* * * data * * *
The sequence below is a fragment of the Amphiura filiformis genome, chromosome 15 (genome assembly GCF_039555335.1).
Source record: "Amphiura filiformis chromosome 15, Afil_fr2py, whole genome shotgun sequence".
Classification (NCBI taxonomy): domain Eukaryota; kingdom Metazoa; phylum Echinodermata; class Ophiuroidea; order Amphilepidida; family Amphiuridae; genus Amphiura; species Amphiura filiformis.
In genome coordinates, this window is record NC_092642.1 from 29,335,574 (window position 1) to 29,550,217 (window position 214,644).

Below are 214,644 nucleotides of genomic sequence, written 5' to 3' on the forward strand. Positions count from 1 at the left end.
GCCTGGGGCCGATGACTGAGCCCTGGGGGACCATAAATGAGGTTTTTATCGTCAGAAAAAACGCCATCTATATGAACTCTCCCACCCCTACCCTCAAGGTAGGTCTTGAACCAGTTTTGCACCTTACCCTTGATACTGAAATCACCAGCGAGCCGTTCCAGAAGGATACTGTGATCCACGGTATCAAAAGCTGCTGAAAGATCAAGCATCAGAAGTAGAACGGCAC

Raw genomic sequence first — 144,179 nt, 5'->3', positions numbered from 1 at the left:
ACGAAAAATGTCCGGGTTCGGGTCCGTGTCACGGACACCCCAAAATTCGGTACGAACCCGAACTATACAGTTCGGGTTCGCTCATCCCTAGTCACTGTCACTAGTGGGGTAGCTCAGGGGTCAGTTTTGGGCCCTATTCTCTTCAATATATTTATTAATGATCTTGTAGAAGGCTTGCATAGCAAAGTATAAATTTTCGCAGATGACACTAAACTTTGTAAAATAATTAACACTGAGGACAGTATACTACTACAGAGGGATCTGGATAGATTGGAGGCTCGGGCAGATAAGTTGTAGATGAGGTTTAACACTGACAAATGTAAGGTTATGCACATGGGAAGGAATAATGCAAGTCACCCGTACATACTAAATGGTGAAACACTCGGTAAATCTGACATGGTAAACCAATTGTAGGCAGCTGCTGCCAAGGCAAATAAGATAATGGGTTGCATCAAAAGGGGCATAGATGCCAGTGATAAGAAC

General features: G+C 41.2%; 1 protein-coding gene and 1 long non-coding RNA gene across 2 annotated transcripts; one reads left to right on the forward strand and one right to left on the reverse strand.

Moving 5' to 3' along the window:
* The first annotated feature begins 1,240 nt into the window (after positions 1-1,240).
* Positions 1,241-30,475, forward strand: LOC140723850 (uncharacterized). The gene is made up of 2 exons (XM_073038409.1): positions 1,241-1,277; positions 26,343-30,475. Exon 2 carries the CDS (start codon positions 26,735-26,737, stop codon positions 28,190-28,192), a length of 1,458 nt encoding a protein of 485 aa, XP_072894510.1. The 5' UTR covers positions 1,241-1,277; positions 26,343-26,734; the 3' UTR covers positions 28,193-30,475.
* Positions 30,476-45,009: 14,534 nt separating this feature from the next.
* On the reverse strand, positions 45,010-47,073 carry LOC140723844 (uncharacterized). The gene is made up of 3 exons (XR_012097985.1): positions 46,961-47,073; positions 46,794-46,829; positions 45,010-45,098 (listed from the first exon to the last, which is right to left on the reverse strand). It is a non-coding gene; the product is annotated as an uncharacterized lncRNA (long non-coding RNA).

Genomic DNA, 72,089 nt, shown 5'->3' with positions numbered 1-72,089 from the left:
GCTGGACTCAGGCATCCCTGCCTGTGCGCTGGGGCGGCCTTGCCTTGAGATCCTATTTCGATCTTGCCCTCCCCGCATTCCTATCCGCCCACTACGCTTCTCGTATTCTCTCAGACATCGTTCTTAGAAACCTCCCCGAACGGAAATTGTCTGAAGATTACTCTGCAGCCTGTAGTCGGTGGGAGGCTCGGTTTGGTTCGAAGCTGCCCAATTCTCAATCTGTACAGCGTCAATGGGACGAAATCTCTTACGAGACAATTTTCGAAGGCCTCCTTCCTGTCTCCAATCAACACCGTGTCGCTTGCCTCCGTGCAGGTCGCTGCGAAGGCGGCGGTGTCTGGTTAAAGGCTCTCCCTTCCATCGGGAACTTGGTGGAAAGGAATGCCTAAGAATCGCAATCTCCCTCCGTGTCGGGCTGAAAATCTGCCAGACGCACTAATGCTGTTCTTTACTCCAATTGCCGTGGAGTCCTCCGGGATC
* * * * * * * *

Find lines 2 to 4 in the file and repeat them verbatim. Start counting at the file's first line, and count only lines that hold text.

Source record: "Amphiura filiformis chromosome 15, Afil_fr2py, whole genome shotgun sequence".
Classification (NCBI taxonomy): domain Eukaryota; kingdom Metazoa; phylum Echinodermata; class Ophiuroidea; order Amphilepidida; family Amphiuridae; genus Amphiura; species Amphiura filiformis.
In genome coordinates, this window is record NC_092642.1 from 29,335,574 (window position 1) to 29,550,217 (window position 214,644).